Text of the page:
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Passed time with nanoTime()

For a long time I measured passed time using System.currentTimeMillis() and only recently figured out that I can also use nanoTime(). However some results were not what I expected, as nanoTime …

For a long time I measured passed time using System.currentTimeMillis() and only recently figured out that I can also use nanoTime(). However some results were not what I expected, as nanoTime measures the time from an arbitrary point in time instead of 01-01-1970 as currentTimeMillis does.

From the JavaDoc for nanoTime:

Returns the current value of the most precise available system timer, in nanoseconds.

This method can only be used to measure elapsed time and is not related to any other notion of system or wall-clock time. The value returned represents nanoseconds since some fixed but arbitrary time (perhaps in the future, so values may be negative). This method provides nanosecond precision, but not necessarily nanosecond accuracy. No guarantees are made about how frequently values change. Differences in successive calls that span greater than approximately 292 years (263 nanoseconds) will not accurately compute elapsed time due to numerical overflow.

For example, to measure how long some code takes to execute:

long startTime = System.nanoTime();
// ... the code being measured ...    
long estimatedTime = System.nanoTime() - startTime;

I am confused by the arbitrary part. Measuring the passed time is only accurate if the reference timestamp is the same for both calls. However in the API documentation this is not guaranteed. I think that this was the cause for my mentioned issues. The time that is used is an implementation detail and therefore I cannot rely on it.

I am wondering about, when I can make good use of nanoTime and in which cases it goes horribly wrong. The main use cases that come to mind are:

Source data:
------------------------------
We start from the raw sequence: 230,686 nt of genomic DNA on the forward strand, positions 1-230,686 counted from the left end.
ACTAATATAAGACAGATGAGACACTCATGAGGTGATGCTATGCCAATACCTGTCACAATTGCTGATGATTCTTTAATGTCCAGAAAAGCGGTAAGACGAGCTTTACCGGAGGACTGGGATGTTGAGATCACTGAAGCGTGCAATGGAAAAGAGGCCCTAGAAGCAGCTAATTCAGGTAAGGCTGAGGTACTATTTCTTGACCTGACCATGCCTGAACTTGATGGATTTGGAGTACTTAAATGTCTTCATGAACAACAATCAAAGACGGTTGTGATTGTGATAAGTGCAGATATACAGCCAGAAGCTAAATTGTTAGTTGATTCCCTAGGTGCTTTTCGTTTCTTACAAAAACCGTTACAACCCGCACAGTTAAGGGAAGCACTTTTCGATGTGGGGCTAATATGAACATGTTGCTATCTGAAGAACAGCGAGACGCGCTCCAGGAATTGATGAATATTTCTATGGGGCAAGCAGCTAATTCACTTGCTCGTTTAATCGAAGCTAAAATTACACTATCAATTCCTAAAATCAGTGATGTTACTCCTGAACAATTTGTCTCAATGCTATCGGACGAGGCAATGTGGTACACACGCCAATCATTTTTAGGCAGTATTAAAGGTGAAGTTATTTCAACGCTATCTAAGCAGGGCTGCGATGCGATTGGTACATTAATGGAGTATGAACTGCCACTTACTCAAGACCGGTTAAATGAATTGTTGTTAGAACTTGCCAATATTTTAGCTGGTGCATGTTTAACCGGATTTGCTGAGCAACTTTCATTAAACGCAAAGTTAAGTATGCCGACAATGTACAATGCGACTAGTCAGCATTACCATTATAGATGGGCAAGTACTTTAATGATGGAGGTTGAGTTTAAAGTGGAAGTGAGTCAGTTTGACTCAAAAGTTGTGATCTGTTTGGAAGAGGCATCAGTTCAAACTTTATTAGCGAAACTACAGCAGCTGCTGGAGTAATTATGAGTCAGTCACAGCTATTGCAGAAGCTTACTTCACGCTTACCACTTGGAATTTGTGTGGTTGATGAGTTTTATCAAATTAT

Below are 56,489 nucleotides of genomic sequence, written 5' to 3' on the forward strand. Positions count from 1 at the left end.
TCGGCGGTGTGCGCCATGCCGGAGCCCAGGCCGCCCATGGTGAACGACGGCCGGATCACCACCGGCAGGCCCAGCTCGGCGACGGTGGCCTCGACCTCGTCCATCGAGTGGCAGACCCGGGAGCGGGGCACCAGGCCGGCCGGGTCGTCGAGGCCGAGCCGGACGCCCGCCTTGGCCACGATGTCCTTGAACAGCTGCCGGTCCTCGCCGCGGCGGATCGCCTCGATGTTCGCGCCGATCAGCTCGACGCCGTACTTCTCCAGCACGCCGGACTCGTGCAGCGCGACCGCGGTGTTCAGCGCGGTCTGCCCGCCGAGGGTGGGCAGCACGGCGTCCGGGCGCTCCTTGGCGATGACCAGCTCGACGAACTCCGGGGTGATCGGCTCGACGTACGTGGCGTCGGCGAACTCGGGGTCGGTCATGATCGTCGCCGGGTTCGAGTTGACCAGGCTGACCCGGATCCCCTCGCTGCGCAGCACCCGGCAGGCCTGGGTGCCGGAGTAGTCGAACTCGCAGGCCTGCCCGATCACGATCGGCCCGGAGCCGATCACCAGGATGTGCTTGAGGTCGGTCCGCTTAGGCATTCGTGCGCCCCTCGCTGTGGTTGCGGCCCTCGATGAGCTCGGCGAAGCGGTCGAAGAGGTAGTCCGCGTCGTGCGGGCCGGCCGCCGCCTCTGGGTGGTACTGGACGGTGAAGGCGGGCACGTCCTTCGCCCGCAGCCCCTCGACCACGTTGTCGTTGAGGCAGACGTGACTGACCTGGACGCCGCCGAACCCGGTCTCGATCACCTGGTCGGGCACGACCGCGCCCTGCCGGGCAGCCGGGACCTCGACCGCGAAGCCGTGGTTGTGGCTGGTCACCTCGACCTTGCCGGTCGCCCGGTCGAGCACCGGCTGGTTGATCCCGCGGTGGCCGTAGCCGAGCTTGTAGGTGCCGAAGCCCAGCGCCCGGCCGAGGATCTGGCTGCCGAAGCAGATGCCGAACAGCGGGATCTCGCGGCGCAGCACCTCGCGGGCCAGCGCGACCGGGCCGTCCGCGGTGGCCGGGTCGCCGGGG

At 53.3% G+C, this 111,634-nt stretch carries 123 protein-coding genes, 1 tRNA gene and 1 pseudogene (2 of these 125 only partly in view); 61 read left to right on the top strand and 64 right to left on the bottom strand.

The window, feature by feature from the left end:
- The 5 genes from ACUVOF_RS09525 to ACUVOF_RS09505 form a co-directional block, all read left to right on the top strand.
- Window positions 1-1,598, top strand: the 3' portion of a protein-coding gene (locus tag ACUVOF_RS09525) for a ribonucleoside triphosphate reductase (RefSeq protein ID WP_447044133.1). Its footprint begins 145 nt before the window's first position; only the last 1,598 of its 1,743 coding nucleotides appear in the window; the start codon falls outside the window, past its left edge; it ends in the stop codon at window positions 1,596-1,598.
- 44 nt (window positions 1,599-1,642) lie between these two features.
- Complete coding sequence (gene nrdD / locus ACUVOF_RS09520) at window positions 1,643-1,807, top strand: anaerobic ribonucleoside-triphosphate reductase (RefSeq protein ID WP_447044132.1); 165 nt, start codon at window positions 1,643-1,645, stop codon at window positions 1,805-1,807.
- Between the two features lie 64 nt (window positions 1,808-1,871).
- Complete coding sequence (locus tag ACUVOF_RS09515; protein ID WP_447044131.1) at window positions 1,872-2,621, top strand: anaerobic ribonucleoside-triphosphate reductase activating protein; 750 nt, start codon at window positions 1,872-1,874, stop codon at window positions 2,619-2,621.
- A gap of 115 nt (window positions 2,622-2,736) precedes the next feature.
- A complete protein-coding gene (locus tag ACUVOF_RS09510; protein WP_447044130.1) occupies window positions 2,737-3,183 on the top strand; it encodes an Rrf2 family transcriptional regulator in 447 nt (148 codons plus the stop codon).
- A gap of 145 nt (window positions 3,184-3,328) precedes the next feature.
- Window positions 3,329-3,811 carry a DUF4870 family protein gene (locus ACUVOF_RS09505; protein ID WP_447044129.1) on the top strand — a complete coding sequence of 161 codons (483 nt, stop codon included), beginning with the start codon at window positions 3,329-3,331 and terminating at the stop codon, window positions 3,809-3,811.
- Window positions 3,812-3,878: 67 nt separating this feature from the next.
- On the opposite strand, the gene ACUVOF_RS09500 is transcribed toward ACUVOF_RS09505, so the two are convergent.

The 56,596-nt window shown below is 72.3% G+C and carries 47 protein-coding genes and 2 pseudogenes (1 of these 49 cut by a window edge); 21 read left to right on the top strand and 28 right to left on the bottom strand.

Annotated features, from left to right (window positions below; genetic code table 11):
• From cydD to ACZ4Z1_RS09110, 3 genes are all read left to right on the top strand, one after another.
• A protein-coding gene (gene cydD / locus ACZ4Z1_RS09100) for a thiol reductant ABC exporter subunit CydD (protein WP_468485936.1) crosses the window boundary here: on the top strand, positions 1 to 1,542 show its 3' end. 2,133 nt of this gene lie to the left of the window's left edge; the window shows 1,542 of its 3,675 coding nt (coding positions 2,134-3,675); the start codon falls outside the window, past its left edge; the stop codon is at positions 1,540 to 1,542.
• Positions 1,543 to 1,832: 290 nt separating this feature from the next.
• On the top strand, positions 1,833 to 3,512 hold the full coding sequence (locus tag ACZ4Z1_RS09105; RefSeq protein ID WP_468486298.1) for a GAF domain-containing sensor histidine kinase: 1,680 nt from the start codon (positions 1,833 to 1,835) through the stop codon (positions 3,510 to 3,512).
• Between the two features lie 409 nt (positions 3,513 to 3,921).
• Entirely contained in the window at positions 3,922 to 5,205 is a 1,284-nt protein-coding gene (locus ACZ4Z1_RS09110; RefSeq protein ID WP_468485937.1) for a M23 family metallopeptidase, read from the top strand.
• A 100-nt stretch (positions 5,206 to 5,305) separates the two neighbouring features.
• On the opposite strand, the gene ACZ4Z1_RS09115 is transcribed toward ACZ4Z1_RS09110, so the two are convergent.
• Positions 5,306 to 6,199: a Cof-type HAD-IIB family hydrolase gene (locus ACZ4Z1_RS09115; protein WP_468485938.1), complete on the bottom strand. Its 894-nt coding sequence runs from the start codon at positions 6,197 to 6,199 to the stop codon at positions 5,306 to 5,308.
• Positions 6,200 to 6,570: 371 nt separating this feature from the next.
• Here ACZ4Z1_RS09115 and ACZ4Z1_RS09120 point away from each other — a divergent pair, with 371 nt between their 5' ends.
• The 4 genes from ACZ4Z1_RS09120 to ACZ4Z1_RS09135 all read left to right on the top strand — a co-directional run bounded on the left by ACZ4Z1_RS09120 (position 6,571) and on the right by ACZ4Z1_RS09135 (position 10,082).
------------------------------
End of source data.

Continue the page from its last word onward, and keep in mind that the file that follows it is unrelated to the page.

• Comparing nanoTime timestamps from different threads
  • Comparing nanoTime timestamps from different instances of the same JVM (think, serialized timestamp from a previous application run, or passed as part of a message to a different JVM)
  • Comparing nanoTime timestamps in different JVM implementations

There are some posts here on StackOverflow that address part of the issue, but largely leave the issue of the choosing of the time open:

Especially the link in the last one makes it clear that there are limitations when nanoTime can be used, but without knowing these limitations exactly it seems inherently unsafe to use it at all as the functionality that is built upon it may fail.

Answer

The documentation should perhaps be explicit about this, but what they mean by “fixed but arbitrary” is that within the same JVM (i.e. within the same running JVM instance), the reference value is fixed.

So (1) is safe, but not beyond that.

Anything beyond that is depending on implementation quirks.

Source: stackoverflow
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